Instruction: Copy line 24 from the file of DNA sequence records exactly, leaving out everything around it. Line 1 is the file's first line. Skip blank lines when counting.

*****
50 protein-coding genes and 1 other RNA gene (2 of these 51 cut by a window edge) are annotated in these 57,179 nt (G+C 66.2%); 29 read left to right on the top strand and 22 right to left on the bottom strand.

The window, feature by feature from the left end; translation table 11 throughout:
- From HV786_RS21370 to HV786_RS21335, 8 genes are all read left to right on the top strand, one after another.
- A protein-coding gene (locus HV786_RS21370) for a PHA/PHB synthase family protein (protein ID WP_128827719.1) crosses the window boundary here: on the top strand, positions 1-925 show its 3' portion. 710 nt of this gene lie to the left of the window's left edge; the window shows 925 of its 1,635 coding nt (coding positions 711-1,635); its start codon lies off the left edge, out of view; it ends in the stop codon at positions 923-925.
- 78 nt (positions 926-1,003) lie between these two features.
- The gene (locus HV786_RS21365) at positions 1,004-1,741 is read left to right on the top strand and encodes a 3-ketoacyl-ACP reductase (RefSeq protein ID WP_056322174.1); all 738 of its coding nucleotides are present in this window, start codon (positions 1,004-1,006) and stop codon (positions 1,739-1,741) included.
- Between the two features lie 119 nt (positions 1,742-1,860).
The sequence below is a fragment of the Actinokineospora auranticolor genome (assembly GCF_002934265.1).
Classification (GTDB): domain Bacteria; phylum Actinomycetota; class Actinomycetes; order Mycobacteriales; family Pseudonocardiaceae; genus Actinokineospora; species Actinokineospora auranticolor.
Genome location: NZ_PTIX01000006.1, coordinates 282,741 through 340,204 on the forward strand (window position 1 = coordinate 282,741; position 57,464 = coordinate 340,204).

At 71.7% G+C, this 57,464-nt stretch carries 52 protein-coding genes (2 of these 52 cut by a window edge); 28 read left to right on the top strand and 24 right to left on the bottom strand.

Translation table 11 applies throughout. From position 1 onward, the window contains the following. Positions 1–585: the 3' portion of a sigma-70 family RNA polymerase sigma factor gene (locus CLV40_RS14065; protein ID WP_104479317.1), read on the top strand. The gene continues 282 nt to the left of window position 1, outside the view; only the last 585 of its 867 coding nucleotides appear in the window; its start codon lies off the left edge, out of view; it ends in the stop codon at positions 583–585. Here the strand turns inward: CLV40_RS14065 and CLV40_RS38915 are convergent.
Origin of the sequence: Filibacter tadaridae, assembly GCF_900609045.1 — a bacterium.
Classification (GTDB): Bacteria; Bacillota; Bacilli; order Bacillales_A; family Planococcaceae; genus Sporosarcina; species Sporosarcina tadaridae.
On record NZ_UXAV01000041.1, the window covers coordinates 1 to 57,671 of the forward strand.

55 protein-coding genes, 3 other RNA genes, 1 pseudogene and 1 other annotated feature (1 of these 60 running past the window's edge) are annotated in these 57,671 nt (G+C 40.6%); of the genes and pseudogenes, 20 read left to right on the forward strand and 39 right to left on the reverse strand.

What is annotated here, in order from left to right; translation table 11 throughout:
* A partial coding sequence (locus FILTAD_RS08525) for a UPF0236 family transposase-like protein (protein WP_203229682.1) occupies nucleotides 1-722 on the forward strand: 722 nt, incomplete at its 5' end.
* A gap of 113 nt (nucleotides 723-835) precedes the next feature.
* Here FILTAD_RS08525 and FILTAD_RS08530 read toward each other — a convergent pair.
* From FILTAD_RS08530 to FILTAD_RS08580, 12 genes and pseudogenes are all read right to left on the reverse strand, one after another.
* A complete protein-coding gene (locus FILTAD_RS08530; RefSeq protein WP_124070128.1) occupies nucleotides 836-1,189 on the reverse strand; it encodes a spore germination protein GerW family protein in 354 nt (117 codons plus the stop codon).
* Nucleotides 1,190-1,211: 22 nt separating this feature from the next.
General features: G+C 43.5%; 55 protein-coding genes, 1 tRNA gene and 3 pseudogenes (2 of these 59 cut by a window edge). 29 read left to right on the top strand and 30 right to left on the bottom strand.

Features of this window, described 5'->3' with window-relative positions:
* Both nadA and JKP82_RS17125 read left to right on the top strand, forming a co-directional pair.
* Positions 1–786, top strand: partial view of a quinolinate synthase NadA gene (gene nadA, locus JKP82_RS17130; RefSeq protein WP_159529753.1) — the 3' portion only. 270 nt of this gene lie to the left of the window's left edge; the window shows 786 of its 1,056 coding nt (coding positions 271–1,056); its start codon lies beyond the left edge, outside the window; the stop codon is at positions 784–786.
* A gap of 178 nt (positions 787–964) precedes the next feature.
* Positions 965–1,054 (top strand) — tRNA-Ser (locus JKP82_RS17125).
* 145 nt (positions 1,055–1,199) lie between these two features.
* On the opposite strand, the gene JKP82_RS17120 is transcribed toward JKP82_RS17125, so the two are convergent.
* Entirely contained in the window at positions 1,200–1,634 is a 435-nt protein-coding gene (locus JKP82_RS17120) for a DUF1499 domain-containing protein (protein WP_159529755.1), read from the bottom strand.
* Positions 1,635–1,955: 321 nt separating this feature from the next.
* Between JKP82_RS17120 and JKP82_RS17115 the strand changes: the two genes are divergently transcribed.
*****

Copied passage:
General features: G+C 43.5%; 55 protein-coding genes, 1 tRNA gene and 3 pseudogenes (2 of these 59 cut by a window edge). 29 read left to right on the top strand and 30 right to left on the bottom strand.